Date & Time: Dec 24, 1924 at 1200 LT
Type of aircraft:
De Havilland DH.34
Operator:
Registration:
G-EBBX
Flight Phase:
Takeoff (climb)
Survivors:
No
Schedule:
Croydon - Paris
MSN:
36
YOM:
1922
Region:
Europe
Crew on board:
1
Crew fatalities:
1
Pax on board:
7
Pax fatalities:
7
Other fatalities:
0
Total fatalities:
8
Circumstances:
Shortly after takeoff from Croydon Airport, while climbing to a height of 300 feet, aircraft suffered a technical problem, stalled and crashed in a huge explosion in Purley, some 2,4 km south of the airport. SAR arrived quickly on the scene but it was impossible to rescue the eight occupants who were prisoner of the debris in fire. The pilot and five passengers were British citizens, another was Brazilian and the last was a Chilean.
Probable cause:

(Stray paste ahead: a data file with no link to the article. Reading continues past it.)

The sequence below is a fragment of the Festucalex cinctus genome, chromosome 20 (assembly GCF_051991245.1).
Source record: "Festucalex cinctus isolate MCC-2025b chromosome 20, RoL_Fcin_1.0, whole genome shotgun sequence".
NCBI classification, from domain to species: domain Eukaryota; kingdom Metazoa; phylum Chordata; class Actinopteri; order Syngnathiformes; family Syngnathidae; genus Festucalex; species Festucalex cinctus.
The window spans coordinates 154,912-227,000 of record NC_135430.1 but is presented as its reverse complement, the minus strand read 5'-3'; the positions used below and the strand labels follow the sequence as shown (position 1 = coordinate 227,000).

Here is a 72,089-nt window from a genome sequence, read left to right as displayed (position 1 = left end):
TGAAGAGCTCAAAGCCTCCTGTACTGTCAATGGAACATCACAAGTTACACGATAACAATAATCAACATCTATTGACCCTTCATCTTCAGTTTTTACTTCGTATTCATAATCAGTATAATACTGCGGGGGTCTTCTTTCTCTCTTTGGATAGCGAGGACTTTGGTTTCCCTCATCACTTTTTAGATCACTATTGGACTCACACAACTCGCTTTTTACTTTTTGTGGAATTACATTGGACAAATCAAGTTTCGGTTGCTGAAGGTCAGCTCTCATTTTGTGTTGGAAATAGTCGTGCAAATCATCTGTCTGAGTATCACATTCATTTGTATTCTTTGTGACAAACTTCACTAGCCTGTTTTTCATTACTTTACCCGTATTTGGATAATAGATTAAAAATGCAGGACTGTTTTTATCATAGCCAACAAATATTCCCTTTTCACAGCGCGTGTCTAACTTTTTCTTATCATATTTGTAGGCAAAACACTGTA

The report into the inquiry was published on 10FEB1925. The inquiry concluded that the aircraft was airworthy at the time of departure. There was no blockage in the petrol pipe, such damage being as a result of the firefighting operations subsequent to the crash. The use of unarmored pipe had been allowed by Air Ministry officials who were unaware of an instruction issued on 6 December 1923 that armored piping was to be used. Such usage of non-armored piping had no relevance to the accident. The then-current conditions existing at Croydon Airport meant that pilots were unable to comply with certain parts of the Air Navigation (Consolidation) Order, 1923 and that the condition of the airfield was at least a contributory factor in the accident. It also found that clarification of the meaning of the word "flight" in parts of the order was needed. No negligence was found on the part of the Air Ministry or Imperial Airways. The pilot was cleared of blame for the accident. The aircraft was found to have crashed due to an unknown mechanical defect and subsequent stall whilst an emergency landing was being attempted. In conclusion, it was determined that G-EBBX had experienced some type of mechanical malfunction prior to the accident, but the nature of the problem could not be determined. The fact that Croydon had been listed as an ‘unsatisfactory’ airport, because of its wind conditions, could have been a contributing factor, according to the investigative report.